By Kelly Konrad
Ask Linda MacLennan what her business card would have said 20 years ago and, surely, it would have indicated her career in Chicago as a news reporter and anchor.
Today? The answer isn’t as cut and dry.
“The last three years have included pretty significant changes in my life,” MacLennan says. A divorce and a move mixed with an expected empty nest as her youngest child heads to college this fall make for an uncharted future.
“I’m at the point now where I’m trying to look further ahead,” she says. “I do want to start a new business that incorporates some of my photography, some of my voiceover work, some of my reporting skills. Hopefully, a business card in months from now will say “’Photographer, Journalist, Voiceover Professional.’” When asked if, close to 15 years post-television news career, she’s been able to shake the inquisitive bug, she says “no.”
“We don’t ever lose that,” she notes. MacLennan is still drawn to the urgency of events, even from behind the lens rather than in front of it. This past fall, when the Women’s Club of Wilmette was burning, she raced to the scene, camera in hand.
“I was compelled to go over and get the pictures as soon as I could,” she recalls.
“Doing so much photography now, I feel like a photojournalist. I think it’s in your blood. It’s in your heart and your mind all the time whether you want it to be or not,” she says.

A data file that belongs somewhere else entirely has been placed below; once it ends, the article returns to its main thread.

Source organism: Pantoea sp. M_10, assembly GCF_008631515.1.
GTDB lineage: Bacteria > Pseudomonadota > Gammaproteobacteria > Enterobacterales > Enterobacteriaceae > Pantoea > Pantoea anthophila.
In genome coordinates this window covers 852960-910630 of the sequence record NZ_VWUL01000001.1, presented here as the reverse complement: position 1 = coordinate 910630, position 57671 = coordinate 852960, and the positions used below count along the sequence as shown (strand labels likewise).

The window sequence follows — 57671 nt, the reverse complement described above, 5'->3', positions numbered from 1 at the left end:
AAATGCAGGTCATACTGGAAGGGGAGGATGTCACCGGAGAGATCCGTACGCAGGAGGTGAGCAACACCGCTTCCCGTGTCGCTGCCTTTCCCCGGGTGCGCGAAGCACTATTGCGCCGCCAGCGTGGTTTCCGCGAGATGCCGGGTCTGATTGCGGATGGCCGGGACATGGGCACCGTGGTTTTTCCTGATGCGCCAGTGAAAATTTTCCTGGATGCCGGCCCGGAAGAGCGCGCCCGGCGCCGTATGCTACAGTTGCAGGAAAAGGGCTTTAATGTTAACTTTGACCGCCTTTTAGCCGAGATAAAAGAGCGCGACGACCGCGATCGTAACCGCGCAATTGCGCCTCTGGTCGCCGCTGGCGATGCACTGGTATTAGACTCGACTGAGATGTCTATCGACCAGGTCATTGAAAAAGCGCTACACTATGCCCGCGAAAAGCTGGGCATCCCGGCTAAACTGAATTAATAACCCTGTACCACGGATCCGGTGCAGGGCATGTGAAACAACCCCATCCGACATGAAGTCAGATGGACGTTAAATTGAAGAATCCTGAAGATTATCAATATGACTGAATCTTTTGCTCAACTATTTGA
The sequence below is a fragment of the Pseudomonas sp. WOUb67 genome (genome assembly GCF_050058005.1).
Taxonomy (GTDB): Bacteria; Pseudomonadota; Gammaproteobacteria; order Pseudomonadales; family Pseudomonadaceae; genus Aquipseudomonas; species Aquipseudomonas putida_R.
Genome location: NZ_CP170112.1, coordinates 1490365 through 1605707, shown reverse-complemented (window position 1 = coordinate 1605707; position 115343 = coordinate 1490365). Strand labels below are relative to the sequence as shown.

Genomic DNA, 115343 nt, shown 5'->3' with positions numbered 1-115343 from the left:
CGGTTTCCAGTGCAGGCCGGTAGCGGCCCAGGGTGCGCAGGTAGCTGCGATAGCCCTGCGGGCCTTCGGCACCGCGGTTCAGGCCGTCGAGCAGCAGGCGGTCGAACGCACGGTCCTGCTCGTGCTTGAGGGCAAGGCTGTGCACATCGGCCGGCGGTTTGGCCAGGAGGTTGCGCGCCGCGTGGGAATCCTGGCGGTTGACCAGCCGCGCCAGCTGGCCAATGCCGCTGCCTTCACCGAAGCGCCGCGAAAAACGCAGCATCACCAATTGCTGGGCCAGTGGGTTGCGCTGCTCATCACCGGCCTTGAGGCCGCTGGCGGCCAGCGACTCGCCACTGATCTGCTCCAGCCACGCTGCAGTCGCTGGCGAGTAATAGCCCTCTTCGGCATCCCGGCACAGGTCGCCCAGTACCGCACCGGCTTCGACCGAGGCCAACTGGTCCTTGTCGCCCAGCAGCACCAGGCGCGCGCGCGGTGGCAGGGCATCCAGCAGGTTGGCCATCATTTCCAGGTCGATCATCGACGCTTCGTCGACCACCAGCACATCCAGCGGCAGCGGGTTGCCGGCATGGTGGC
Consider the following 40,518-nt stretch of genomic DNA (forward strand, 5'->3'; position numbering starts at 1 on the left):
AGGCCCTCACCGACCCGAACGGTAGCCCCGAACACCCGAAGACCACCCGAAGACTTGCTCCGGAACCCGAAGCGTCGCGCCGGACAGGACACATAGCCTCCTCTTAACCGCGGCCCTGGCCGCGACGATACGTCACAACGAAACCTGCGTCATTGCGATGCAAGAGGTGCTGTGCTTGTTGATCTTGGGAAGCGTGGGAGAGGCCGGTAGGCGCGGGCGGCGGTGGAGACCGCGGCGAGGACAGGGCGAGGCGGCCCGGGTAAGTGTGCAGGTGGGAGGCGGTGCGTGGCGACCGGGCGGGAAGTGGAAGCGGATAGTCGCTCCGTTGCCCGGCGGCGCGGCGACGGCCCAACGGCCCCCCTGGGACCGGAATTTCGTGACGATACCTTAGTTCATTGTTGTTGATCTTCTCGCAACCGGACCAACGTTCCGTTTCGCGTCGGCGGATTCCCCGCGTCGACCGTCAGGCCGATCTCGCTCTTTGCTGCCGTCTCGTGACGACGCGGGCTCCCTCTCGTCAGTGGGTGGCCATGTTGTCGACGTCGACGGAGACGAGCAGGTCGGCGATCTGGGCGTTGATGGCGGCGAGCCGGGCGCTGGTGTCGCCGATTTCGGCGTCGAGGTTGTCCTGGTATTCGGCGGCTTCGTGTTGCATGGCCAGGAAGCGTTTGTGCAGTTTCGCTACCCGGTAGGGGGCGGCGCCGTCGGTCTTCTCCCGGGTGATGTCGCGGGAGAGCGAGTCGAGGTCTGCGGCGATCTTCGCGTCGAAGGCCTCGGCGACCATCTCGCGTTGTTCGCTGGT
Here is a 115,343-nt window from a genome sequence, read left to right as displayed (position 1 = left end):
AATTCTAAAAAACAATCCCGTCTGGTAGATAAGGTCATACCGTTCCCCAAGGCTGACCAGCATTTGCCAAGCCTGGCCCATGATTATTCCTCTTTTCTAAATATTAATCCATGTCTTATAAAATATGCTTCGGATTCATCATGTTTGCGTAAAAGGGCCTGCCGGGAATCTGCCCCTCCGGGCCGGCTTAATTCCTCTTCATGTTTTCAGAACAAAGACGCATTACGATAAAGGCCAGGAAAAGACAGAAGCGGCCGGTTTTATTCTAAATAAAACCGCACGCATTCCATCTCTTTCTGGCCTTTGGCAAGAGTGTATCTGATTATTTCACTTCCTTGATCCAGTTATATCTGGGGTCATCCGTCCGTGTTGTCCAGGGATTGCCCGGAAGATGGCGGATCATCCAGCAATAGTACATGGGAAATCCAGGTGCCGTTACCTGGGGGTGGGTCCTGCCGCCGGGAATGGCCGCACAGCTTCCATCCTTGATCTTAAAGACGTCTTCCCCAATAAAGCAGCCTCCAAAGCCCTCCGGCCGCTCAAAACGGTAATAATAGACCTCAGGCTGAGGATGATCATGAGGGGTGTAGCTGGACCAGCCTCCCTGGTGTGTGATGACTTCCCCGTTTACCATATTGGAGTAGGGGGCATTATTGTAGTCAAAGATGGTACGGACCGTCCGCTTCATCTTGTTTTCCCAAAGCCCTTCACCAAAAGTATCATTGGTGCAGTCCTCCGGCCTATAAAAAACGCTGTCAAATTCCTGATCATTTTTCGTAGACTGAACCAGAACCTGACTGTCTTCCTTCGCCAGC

MacLennan has always had the penchant to be a shutterbug. “It was something I always loved to do,” she says, remembering her first experience at 10 years old in Montreal with a Brownie Instamatic and one roll of black and white film.
“I got back and I was thrilled with my pictures,” she says. “There’s just something inside me when I’m shooting that makes me feel like nothing else does.”
MacLennan fed her passion through her teen and college years, saving money to buy her first SLR camera, and lugging the heavy metal body piece of equipment across Europe.
“It’s just an addiction,” she explains. “The passion I have for it never goes away.”
When her television career came to an end in 2003, MacLennan found the time to immerse herself in her hobby. Thankfully, she’d nurtured it on trips to her Wisconsin cottage, where she began to show her landscape photography at a local marina.
When it comes to the different genres within photography, MacLennan says, “I like it all, but it was the landscapes that got me started in terms of thinking of it as a business.” Her children’s connection to sports and a stint at Wilmette Theatre on its board of directors provided the more challenging work.
“I love a challenge, and sports and theatrical photography is a challenge unto itself.”
MacLennan’s work as a storyteller has its advantages when it comes to engaging with her photo subjects.
“Being able to talk to people when you are shooting them helps them relax,” she notes. “The difference between head shots when I look at the first and then the 20th is like night and day.”
Still addicted to landscapes, MacLennan doesn’t have to go far to find something to shoot on the North Shore. Her favorite spot? “Anyone who has kids that go to New Trier drives by it all the time,” alluding to a spot on Winnetka Road. “I’ve gotten some beautiful shots of the Skokie Lagoons.”
So, now comes the next act, as MacLennan turns 60 in May. “It’s kind of a mind-blowing time, really,” she says. When asked what comes with age? “With age, comes choices.”
For more information, visit lindamaclennan.zenfolio.com